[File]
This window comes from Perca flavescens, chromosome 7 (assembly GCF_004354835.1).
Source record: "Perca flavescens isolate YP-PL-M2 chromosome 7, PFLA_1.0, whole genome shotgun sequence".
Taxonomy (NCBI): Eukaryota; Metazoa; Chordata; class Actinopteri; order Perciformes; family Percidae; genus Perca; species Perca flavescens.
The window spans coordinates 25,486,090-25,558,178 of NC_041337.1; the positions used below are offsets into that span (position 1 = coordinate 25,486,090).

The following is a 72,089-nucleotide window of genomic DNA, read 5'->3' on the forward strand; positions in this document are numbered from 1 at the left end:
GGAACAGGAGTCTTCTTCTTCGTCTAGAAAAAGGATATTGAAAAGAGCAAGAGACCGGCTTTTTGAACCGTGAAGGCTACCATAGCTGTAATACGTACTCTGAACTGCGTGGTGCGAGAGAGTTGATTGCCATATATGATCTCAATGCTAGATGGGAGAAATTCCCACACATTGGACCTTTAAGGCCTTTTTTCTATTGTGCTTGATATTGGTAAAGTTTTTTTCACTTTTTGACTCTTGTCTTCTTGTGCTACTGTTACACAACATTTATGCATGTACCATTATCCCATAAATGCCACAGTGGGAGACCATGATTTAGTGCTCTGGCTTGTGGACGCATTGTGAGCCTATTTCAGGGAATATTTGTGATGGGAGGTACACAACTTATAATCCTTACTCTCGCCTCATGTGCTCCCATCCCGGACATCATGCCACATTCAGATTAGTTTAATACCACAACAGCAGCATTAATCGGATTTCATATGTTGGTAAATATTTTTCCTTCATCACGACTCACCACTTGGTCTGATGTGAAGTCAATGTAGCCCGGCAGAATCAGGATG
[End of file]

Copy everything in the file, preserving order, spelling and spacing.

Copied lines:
This window comes from Perca flavescens, chromosome 7 (assembly GCF_004354835.1).
Source record: "Perca flavescens isolate YP-PL-M2 chromosome 7, PFLA_1.0, whole genome shotgun sequence".
Taxonomy (NCBI): Eukaryota; Metazoa; Chordata; class Actinopteri; order Perciformes; family Percidae; genus Perca; species Perca flavescens.
The window spans coordinates 25,486,090-25,558,178 of NC_041337.1; the positions used below are offsets into that span (position 1 = coordinate 25,486,090).

The following is a 72,089-nucleotide window of genomic DNA, read 5'->3' on the forward strand; positions in this document are numbered from 1 at the left end:
GGAACAGGAGTCTTCTTCTTCGTCTAGAAAAAGGATATTGAAAAGAGCAAGAGACCGGCTTTTTGAACCGTGAAGGCTACCATAGCTGTAATACGTACTCTGAACTGCGTGGTGCGAGAGAGTTGATTGCCATATATGATCTCAATGCTAGATGGGAGAAATTCCCACACATTGGACCTTTAAGGCCTTTTTTCTATTGTGCTTGATATTGGTAAAGTTTTTTTCACTTTTTGACTCTTGTCTTCTTGTGCTACTGTTACACAACATTTATGCATGTACCATTATCCCATAAATGCCACAGTGGGAGACCATGATTTAGTGCTCTGGCTTGTGGACGCATTGTGAGCCTATTTCAGGGAATATTTGTGATGGGAGGTACACAACTTATAATCCTTACTCTCGCCTCATGTGCTCCCATCCCGGACATCATGCCACATTCAGATTAGTTTAATACCACAACAGCAGCATTAATCGGATTTCATATGTTGGTAAATATTTTTCCTTCATCACGACTCACCACTTGGTCTGATGTGAAGTCAATGTAGCCCGGCAGAATCAGGATG